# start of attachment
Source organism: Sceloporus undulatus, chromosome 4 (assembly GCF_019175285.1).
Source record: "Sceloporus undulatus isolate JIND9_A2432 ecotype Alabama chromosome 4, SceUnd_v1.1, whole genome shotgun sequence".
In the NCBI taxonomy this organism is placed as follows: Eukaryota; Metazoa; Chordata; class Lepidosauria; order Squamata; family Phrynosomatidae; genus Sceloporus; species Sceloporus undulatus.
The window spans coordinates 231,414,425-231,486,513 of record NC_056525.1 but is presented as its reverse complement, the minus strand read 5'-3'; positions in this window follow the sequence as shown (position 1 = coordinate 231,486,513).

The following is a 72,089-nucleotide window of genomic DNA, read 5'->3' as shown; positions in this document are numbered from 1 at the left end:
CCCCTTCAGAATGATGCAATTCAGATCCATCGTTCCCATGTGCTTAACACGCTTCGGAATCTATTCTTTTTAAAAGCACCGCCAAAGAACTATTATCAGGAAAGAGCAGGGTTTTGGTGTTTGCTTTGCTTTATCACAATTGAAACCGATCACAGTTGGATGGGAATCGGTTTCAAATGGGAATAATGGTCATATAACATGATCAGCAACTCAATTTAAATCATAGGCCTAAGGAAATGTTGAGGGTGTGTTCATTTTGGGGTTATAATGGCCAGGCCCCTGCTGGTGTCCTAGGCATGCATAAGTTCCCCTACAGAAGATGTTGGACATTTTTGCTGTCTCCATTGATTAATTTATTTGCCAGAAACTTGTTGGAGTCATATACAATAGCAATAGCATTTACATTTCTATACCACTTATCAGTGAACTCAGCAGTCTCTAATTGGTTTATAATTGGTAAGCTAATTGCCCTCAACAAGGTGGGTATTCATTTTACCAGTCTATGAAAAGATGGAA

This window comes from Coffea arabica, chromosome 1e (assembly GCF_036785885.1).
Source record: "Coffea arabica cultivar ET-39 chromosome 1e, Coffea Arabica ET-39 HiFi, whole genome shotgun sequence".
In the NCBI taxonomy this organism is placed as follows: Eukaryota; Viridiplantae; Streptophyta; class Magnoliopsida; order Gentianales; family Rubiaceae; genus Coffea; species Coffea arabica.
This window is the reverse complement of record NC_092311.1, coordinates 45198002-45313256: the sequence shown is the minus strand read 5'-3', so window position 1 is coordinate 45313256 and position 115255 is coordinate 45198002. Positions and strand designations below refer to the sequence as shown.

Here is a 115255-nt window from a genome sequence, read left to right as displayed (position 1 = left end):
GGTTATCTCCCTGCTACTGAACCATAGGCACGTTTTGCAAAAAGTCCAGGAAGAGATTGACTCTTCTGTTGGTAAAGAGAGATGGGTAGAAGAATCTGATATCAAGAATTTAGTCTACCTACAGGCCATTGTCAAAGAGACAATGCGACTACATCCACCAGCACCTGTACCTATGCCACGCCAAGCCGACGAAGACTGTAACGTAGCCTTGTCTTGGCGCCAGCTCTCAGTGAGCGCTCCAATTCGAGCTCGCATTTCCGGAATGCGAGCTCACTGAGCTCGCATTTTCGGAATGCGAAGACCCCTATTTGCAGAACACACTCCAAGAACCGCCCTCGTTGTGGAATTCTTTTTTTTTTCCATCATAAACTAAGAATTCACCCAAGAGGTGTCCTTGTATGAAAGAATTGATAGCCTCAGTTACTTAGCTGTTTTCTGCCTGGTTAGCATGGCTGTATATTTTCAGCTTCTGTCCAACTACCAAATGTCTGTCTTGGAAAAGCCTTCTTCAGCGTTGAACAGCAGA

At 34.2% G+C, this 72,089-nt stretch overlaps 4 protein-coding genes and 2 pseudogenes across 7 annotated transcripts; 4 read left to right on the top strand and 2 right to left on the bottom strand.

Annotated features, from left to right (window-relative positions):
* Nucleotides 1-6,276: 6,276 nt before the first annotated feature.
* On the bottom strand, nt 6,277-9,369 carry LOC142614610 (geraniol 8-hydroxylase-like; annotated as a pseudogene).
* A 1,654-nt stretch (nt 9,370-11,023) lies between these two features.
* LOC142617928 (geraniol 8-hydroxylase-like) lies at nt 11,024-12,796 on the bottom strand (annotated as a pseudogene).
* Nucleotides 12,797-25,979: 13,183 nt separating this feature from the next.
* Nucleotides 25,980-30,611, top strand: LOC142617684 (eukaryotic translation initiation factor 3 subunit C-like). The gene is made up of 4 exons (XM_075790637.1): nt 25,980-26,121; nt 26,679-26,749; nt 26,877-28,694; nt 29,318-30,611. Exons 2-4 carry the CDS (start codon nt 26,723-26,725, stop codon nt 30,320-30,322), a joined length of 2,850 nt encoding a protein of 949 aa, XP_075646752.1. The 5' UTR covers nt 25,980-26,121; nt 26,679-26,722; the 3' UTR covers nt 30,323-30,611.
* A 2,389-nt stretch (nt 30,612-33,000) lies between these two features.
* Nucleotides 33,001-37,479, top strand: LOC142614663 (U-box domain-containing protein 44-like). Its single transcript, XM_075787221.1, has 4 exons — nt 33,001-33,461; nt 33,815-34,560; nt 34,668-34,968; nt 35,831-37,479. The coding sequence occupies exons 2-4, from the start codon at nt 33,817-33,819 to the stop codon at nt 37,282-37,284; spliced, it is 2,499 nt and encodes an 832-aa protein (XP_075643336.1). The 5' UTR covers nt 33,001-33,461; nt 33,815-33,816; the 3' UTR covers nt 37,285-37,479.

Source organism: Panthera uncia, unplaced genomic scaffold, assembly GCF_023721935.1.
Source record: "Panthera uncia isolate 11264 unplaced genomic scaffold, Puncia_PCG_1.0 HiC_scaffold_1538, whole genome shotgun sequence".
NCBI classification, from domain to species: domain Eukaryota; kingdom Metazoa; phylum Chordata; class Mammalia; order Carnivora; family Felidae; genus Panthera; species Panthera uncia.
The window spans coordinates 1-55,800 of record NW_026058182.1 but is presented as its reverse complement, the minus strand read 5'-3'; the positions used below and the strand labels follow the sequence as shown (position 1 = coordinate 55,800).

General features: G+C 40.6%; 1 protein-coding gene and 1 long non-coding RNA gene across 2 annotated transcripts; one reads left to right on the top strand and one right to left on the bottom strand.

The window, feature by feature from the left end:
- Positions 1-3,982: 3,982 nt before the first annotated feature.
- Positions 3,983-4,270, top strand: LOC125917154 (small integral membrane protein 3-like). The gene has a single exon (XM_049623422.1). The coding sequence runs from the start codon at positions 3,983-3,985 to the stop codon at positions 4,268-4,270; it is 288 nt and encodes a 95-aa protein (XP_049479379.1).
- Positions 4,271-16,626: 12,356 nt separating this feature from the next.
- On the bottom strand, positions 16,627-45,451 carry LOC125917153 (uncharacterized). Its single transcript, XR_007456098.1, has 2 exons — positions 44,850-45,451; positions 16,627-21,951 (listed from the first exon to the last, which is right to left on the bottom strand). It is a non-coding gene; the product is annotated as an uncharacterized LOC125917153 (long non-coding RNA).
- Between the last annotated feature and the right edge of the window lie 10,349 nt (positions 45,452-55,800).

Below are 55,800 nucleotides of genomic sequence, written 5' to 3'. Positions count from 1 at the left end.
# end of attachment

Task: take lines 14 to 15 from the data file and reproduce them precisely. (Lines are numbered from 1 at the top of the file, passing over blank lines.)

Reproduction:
Annotated features, from left to right (window-relative positions):
* Nucleotides 1-6,276: 6,276 nt before the first annotated feature.